Intended for healthcare professionals

Rapid response to:

Analysis Covid Inquiry

Role of mathematical modelling in future pandemic response policy

BMJ 2022; 378 doi: https://doi.org/10.1136/bmj-2022-070615 (Published 15 September 2022) Cite this as: BMJ 2022;378:e070615

Read our Covid Inquiry series

Rapid Response:

Re: Role of mathematical modelling in future pandemic response policy

Dear Editor,

Further to the points made by Professor Harold Thimbleby, it will come as a shock to many readers that in 1997, the Law Commission recommended the reintroduction of the presumption that mechanical instruments were in order at the material time, specifically: ‘In the absence of evidence to the contrary, the courts will presume that mechanical instruments were in order at the material time.’

The Law Commission considered that the words ‘mechanical instruments’ extend to include computers, and recommended that the presumption be applied for reasons of practicality whilst believing (wrongly) that justice would not be affected. The law was subsequently changed to allow the presumption.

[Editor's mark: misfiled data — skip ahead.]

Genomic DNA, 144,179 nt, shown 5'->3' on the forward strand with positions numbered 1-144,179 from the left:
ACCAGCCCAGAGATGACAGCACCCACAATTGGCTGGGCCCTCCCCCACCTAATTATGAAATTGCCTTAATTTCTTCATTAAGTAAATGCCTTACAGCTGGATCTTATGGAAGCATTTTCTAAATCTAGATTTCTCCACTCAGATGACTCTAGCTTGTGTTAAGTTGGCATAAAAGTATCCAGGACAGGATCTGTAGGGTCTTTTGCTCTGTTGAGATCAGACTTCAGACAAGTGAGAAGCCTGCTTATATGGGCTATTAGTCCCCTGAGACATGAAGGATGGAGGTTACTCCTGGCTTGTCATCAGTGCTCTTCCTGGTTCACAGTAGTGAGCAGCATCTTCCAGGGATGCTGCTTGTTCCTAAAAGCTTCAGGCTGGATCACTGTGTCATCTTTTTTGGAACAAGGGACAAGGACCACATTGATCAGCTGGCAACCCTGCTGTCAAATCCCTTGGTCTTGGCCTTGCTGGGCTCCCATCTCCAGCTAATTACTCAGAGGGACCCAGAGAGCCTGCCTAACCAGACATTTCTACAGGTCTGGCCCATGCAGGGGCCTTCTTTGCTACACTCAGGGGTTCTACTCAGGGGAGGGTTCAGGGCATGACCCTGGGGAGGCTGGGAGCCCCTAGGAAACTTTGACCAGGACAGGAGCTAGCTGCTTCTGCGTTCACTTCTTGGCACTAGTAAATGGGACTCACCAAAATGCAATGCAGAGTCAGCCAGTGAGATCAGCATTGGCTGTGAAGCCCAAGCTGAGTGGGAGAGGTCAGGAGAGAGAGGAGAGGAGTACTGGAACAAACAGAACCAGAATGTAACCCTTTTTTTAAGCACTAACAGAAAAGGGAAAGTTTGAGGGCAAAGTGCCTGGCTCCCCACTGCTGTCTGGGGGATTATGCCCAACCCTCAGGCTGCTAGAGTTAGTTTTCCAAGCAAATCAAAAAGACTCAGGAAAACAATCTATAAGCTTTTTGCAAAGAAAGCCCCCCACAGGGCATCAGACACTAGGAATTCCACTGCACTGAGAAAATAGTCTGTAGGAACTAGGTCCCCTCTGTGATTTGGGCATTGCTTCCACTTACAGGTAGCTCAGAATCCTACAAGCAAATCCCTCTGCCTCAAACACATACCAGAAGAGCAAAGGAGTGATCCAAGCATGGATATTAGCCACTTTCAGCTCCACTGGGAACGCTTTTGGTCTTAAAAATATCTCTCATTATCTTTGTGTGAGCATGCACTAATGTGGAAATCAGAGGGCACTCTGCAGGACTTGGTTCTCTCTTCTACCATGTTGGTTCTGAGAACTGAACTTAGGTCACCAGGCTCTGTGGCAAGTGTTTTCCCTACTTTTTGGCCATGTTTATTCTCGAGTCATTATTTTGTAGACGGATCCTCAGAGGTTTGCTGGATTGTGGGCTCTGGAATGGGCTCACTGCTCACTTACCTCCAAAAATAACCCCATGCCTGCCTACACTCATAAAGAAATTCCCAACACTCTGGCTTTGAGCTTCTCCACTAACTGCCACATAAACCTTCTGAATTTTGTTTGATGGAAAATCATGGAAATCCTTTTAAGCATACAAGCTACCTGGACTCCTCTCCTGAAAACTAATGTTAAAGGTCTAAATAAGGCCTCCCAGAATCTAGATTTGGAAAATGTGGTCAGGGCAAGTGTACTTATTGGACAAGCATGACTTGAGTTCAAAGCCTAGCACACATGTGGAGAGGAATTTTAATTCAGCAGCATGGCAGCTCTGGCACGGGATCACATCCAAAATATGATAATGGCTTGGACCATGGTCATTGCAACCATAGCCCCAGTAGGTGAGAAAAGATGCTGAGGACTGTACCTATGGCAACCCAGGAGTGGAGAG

One result has been the Post Office Horizon scandal, with over 700 postmasters wrongly convicted [https://en.wikipedia.org/wiki/British_Post_Office_scandal].

How many other similar scandals have occurred - and are still occurring?

The point is, enshrined in the legal presumption is the same presumption Professor Thimbleby has exposed in mathematical modelling: the presumption that code is correct, and therefore requires no scrutiny. The attitude is neither valid in law nor in mathematical modeling.

The legal profession have been warned about this since the second edition (2010) of the practitioner text: Stephen Mason and Daniel Seng, editors, Electronic Evidence and Electronic Signatures (5th edition, Institute of Advanced Legal Studies for the SAS Humanities Digital Library, School of Advanced Study, University of London, 2021), open source at https://humanities-digital-library.org/index.php/hdl/catalog/book/electr... - for which see chapter 5.

Nicholas Bohm, retired solicitor
Paul Marshall, barrister, Cornerstone Barristers, Gray's Inn
Stephen Mason, barrister (no longer in practice)

Competing interests: No competing interests

21 September 2022
Stephen Mason
Barrister
Nicholas Bohm and Paul Marshall
Associate Research Fellow at the Institute of Advanced Legal Studies, School of Advanced Study, University of London
Institute of Advanced Legal Studies, Charles Clore House, 17 Russell Square, London, WC1B 5DR